40 years ago this evening Senator Robert F. Kennedy won the California primary in his bid for the nomination as the Democratic Presidential candidate. Following his victory speech in the early morning hours of June 5th 1968 at the Ambassador Hotel in Los Angeles, Bobby Kennedy was assassinated. Though I was just a little kid going to Catholic School, I remember June 5th vividly -- from my morning walk to St. Casimir grammar school with my sister, to the kids I played with at recess, the afternoon Mass, the ride home from my Mom and Grandmother, to eating a Swanson’s Salisbury steak TV dinner that evening. I can almost remember the prayer I said that night for the Kennedy family before my bedtime … so much of that day remains clear in my head, or at least I imagine it so.  

Here is the eulogy, in its entirety, given a few days later by Ted Kennedy. I know it’s almost ten minutes long, but relax for a few minutes, have a cup of coffee or a glass of wine or a cigarette, and give it a listen.


Long Shot

Posted by phil blankenship, June 4, 2008 05:26pm | Post a Comment

Thorn EMI Video TVC 1635

New Beverly Midnights Summer Schedule !

Posted by phil blankenship, June 4, 2008 03:47pm | Post a Comment
Amoeba Music and Phil Blankenship are proud to present some of our film favorites at Los Angeles’ last full-time revival movie theater. See movies the way they're meant to be seen - on the big screen and with an audience!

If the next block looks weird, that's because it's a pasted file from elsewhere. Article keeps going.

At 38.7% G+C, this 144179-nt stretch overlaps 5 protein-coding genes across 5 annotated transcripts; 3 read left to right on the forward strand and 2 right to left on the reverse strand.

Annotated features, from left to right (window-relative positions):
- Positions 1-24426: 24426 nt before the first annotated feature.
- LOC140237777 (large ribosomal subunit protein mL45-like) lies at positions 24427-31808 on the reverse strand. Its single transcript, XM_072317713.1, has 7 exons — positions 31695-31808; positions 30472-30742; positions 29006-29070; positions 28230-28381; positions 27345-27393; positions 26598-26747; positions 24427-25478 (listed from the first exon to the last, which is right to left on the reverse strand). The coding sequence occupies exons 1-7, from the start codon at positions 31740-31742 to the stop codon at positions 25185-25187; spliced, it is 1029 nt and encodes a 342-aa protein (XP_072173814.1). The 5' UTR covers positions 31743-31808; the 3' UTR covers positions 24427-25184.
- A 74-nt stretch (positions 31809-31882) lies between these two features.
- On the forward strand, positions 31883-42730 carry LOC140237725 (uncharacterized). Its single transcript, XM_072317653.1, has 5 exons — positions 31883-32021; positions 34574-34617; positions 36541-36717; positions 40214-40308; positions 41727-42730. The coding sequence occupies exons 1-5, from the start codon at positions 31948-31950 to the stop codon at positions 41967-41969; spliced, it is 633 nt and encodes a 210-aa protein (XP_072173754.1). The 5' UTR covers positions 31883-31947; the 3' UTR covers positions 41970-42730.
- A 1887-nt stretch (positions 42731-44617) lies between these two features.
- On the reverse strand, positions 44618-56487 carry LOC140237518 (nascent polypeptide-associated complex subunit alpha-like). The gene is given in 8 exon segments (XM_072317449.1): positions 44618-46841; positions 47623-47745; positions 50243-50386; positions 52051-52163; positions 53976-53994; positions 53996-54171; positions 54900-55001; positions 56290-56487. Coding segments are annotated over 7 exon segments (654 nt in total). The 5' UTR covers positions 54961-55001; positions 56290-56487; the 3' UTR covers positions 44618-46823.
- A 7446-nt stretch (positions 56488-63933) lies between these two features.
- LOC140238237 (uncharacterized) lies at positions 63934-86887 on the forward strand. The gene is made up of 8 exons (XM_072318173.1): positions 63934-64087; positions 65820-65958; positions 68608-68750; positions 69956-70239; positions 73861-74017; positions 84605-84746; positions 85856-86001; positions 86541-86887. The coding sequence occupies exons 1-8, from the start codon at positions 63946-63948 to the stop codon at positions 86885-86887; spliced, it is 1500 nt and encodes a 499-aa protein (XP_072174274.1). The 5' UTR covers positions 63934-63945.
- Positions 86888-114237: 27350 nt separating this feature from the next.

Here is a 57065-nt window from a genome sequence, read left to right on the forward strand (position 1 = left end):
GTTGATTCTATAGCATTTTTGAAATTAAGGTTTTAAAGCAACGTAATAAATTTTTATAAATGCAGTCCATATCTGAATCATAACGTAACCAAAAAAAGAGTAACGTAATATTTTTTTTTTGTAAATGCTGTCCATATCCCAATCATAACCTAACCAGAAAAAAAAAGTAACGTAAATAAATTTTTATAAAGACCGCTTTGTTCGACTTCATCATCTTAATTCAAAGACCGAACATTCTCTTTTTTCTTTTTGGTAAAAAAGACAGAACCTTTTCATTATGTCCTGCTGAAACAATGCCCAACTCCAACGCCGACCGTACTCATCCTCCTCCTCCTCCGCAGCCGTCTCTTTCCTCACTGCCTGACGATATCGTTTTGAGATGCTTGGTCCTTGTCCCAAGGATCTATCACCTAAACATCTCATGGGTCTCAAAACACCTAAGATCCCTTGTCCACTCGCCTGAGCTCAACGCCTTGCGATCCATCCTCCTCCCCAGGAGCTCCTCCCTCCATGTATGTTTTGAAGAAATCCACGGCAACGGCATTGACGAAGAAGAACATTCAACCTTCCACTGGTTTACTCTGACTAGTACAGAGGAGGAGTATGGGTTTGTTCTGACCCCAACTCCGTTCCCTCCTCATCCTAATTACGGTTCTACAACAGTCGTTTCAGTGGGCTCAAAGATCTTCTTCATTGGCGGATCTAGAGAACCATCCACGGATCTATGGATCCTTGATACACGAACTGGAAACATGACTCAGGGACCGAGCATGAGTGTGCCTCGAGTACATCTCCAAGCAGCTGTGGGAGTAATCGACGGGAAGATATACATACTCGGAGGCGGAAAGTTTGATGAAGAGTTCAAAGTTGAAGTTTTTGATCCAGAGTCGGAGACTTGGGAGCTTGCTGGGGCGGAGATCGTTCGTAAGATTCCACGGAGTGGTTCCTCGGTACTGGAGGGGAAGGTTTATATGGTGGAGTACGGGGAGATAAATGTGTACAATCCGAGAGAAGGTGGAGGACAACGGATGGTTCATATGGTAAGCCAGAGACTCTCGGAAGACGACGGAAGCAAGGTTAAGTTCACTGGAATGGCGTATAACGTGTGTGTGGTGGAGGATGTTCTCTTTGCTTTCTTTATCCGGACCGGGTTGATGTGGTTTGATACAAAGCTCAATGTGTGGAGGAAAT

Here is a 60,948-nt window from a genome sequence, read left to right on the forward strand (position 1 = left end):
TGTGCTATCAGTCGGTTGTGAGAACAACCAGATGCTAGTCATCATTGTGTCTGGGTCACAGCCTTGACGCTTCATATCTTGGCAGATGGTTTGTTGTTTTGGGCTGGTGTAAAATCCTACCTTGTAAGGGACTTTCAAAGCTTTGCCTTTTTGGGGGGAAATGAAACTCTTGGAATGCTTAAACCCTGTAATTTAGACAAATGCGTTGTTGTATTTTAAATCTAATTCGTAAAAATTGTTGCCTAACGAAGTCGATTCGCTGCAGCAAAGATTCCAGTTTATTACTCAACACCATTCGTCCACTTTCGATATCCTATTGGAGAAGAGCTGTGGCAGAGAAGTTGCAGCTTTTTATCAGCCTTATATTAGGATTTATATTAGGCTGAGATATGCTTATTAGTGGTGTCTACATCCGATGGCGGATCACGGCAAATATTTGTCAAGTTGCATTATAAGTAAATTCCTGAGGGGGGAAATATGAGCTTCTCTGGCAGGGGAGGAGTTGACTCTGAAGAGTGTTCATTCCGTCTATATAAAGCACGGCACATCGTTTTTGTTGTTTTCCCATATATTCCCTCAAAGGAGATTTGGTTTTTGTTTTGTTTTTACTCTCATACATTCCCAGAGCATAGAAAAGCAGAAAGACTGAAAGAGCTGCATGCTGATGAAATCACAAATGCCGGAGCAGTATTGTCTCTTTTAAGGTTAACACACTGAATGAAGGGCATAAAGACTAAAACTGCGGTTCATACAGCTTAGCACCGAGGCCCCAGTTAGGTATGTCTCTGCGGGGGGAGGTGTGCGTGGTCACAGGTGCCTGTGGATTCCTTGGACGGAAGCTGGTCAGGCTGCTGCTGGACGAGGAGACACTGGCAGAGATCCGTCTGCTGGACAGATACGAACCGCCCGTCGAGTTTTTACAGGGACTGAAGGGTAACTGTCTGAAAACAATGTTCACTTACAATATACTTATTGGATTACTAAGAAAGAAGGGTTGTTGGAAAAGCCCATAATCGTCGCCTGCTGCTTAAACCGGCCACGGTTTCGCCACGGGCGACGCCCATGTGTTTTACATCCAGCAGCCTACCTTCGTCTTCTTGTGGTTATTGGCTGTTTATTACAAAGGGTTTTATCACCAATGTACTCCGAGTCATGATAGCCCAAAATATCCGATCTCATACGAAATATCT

June 7 Heavenly Bodies

(Phil's 30th BDay Party - FREE screening of this unjustly overlooked aerobics classic! Leg warmers & leotards encouraged!)

June 21 Never Too Young To Die

(What would happen if John Stamos, Vanity, Gene Simmons and George Lazenby starred in the SAME film? Find out at this RARE screening!)

June 28 Humanoids From The Deep

("They're not human. But they hunt human women. Not for killing.

For mating!" The deliriously tasteless Roger Corman monster fest!)


July 5 Delta Force

(celebrate Independence Day weekend - watch Lee Marvin & Chuck Norris kick terrorist BUTT in the Cannon Films classic!)

July 19 Just One Of The Guys

(Sony's LAST 35mm print of the ultimate '80s role reversal comedy!)

July 26 Chopping Mall

(w/ special guests director Jim Wynorski & star Kelli Maroney in attendance, schedules permitting)


August 2 Night Of The Juggler

(No one can stop James Brolin!)

August 9 Rainbow Brite & The Star Stealer